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We were not disappointed. The ladies were very nice. One took Clarissa over to see what they were doing in the kitchen when she was bored. We chose barbecue shellfish, which was excellent. Not too spicy for me. They bring everything out on a tray. It cooks in front of you on the burner at your table.

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My two favorite side dishes were the boiled peanuts and the seaweed. Clarissa ate both side dishes as well.

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Tim had to go to a training in Seoul on Thursday so we decided that Clarissa and I would come too and we would stay for the weekend.

While we were waiting for the bus with our suitcase and stroller, an older woman took a liking to Clarissa. She kept trying to play with her. She even gave her money! She then carried the stroller on to the bus for us. We took the bus to the subway to the KTX station. Clarissa did very well considering she didn’t get a nap that day.

Once we arrived in Seoul, we took the subway to our hotel. The plan was for Tim to carry the suitcase and I would hold Clarissa’s hand and the umbrella stroller. But Clarissa didn’t cooperate so Tim was superman and carried both the stroller and suitcase up multiple flights of stairs while I carried Clarissa. When we arrived at the hotel, they wanted to give Clarissa a gift of a teddy bear.

On Thursday, Tim went to his training and Clarissa and I explored Yongsan. We went to the commissary because you can’t request a product in Daegu if they don’t carry it at Yongsan. The commissary there is probably three times bigger than the one on Camp Walker so I do have a few requests to make.

Thursday night we took the subway to Gangnam. Clarissa wandered into a shop and I actually did buy some shoes. Now I can say I have been shopping in Gangnam (like in the song Gangnam Style).

We had dinner with Tim’s friend Minnie. She is really cool. Teaches fifth grade. I got to see a picture of Tim from 2006. We made plans to visit her soon where she lives in Suwon (about a half hour South of Seoul).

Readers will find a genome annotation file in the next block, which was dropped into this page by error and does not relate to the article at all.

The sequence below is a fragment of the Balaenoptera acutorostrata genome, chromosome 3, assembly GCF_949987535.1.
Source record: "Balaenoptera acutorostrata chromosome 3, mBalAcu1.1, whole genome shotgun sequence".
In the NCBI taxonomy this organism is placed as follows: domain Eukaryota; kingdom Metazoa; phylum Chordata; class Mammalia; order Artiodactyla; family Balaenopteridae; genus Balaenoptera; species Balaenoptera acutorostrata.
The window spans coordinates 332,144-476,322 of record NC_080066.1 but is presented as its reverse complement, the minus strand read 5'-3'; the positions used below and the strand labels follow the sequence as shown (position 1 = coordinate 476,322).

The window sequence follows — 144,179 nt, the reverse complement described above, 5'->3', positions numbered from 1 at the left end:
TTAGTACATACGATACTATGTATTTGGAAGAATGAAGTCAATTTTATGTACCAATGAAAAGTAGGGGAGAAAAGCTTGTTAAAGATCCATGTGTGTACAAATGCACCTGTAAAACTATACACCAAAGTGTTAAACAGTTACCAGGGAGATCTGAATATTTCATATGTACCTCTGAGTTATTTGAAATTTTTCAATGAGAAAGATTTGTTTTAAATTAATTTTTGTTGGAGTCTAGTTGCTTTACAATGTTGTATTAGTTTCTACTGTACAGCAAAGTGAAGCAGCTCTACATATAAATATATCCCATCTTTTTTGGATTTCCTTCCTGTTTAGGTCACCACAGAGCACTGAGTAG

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Friday morning we headed to Coex mall, one of Tim’s favorite hangouts during his Air Force days. The mall has recently been remodeled so it looks very different and has different stores. While at the mall, we took Clarissa to the aquarium.

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The Coex Aquarium is very nice. Clarissa loved it! She was running from tank to tank yelling, “fishy!” I tried to capture it on video but it never happened.

She loved looking at all the fish.

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Clarissa enjoyed watching the penguins and otters. She had no interest in touching anything in the touch tank. She was afraid of the big sharks.

Friday night we had dinner with Jocelyn, Aaron, and Amari. We went to a Mexican place first and the guy asked if we were Tim, party of 6. So we sat down and had some chips while we waited for our friends. Wrong Tim. We didn’t have a reservation and it was a long wait for a table, so we left. They wouldn’t let me pay for the chips we ate.

So we ended up nextdoor at Buddha’s Belly. Best Thai food I have ever eaten! And if you know me, that is saying a lot. If you are ever in Itaewan, I highly recommend it.

Friday night I posted pictures from the aquarium. A friend who was actually visiting Seoul saw them so we decided to meet up on Saturday.

I met Yongki in 2003 while we were both attending Old Dominion University. I was leading a Bible study and he was the only one who came. It actually worked out really well. He had learned to read English in Korea but didn’t know how to speak it. We met once a week all semester. I invited him to several holiday meals at my grandmother’s house over the years. I always thought it would be cool to visit him in South Korea. The funny thing is that now I live in Korea and he doesn’t.

We decided to meet at Gyeongbokgung Palace. It was great to see Yongki again as it has been about three years since Tim and I last saw him. We were able to meet his brother and wife (who is a tour guide for the Seven Churches tour in Turkey. If you are interested in touring the seven churches in Revelation, let me know and I will hook you up).

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The architecture was pretty cool. Tim took way more pictures than I did. It is hard to take pictures and keep up with a toddler at the same time.

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On Saturday night we decided to have dinner on base because there is a Mexican restaurant on Yongsan. I haven’t had Mexican in months, so this was a real treat. Tim must love me!

Sunday we came home by KTX, subway, and bus. Did I mention that Tim was superman? He carried the suitcase and the stroller up the stairs and in the rain. We decided that next time we are leaving the stroller at home because most of the time Clarissa wanted to walk or be held so we carried it most of the weekend.